Gardening: Aphid control starts now
Aphids are starting to ravage a variety of plants in a wide swath of North America. They suck sap out of leaves while also injecting plant-damaging saliva and viruses. Moreover, they also excrete Honeydew, a sweet, sticky liquid that, in turn, attracts fungi and other bugs.
In many areas, they are most active in the spring, and the female aphids may even be reproducing without males. In certain conditions, they can essentially be born pregnant, quickly producing new generations of garden pests.
Fortunately, there are several methods for controlling aphids in the home garden.
The simplest aphid control method may also be among the most effective. In early spring, start inspecting plants for aphids. Control small populations by wiping or washing them off the underside of leaves, where they like to dwell.
Researchers at Texas A&M also suggest the Water Wand for Spider Mites for pressure-blasting aphids off roses and other plants. However, they urge caution with the old “thumb on the hose” pressure-sprayer trick and other pressure sprayers. They could apply too much pressure and damage plants. DIY Resource: http://www.networx.com/article/gardening-aphid-control-starts-now
Prevent aphid spread
In the spring, many aphids are wingless, so make it difficult for them to migrate between plants. Clear away sow thistle, mustard weeds and other unwanted plants before planting spring vegetables. Also check your vegetable seedlings for aphids before planting, and wait until they are sturdy enough to withstand some aphid damage before transplanting them outside.
To stop a small population from spreading, the University of California Integrated Pest Management program suggests pruning out the affected leaves, dropping them in soapy water and throwing them away.
The UC IPM experts also suggest wrapping a sticky band around infested trees and woody shrubs. This can keep away ants, which are attracted to the Honeydew, and can help protect aphids from predators. DIY Resource: http://www.hometalk.com
Ladybugs, green lacewings, hover fly maggots, parasitic wasps and entomophagous fungi all feed on aphids.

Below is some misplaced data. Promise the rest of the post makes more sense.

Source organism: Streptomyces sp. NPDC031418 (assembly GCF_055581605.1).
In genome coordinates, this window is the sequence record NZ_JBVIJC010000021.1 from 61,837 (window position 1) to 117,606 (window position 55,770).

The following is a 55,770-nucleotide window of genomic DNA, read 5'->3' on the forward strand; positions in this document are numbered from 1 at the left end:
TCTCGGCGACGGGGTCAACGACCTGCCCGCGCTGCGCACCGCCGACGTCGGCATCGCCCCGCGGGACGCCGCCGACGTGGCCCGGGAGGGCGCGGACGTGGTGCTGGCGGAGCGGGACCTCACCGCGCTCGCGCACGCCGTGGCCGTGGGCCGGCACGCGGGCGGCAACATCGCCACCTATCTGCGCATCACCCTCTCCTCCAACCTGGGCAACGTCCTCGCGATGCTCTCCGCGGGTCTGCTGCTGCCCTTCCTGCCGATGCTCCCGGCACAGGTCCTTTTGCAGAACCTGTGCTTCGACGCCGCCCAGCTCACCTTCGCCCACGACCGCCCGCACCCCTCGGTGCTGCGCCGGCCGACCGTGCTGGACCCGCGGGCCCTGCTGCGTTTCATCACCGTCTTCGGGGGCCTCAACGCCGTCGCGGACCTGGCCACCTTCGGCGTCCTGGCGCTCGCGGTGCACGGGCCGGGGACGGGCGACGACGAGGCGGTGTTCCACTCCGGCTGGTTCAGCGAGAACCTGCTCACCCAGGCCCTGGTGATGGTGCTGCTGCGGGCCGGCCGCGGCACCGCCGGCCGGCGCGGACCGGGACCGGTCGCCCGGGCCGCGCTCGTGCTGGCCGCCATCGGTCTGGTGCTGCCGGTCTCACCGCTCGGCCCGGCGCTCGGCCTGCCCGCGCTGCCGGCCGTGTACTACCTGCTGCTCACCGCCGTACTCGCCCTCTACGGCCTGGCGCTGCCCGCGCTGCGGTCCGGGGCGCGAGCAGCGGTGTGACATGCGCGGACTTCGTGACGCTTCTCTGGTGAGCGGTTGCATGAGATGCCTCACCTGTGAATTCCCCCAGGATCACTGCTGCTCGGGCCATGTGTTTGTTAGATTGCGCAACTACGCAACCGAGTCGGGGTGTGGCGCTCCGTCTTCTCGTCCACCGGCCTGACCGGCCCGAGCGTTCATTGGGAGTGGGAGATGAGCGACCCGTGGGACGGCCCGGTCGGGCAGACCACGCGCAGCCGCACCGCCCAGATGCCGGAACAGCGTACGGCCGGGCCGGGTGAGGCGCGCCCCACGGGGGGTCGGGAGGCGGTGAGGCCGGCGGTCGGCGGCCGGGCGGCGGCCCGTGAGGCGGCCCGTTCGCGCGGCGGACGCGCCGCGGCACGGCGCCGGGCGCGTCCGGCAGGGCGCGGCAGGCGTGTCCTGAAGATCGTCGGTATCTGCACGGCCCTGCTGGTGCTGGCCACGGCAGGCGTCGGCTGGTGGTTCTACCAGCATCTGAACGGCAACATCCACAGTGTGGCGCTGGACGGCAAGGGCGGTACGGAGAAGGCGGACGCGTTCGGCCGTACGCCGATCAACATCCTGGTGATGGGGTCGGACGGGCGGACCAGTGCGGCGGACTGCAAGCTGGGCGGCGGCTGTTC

A ladybug (or ladybird or lady beetle) can eat an estimated 5,000 aphids each year. Ladybugs are commercially available, but may not be a cost-effective option for home gardens.
It is hard to confine insects to your garden. Ladybugs are likely to fly away upon delivery and release. They are only likely to stick around if there is a substantial aphid density to feed on. Unfortunately, that requires watching the aphid population grow, then ordering the ladybugs and avoiding other control methods while also hoping other natural predators don’t get to the aphids first.
If you choose to order ladybugs, release them on a cooler evening, and spray water on the garden before release.
Also note that ladybug pupae appear very different from the adult insect, and many gardeners unwittingly kill them. However, they start to eat aphids at this stage and, of course, become adult ladybugs that in turn produce more aphid-eating pupae.
Chemical pesticides should generally be a method of last resort, particularly because they can kill the beneficial insects that are your best defense against aphids. However, if necessary, a couple of effective products are available for home gardeners, including Orthene and Spectracide. Various horticultural oils and insecticidal soaps also are available.
Always carefully follow label directions, only use in recommended concentrations, and store and dispose pesticides properly.
Stop aphid populations in the spring before they get out of control or cause serious damage. Try washing away aphids, and controlling them through sound agricultural practices. If necessary, hire an army of beneficial insects. If all else fails, try insecticides.
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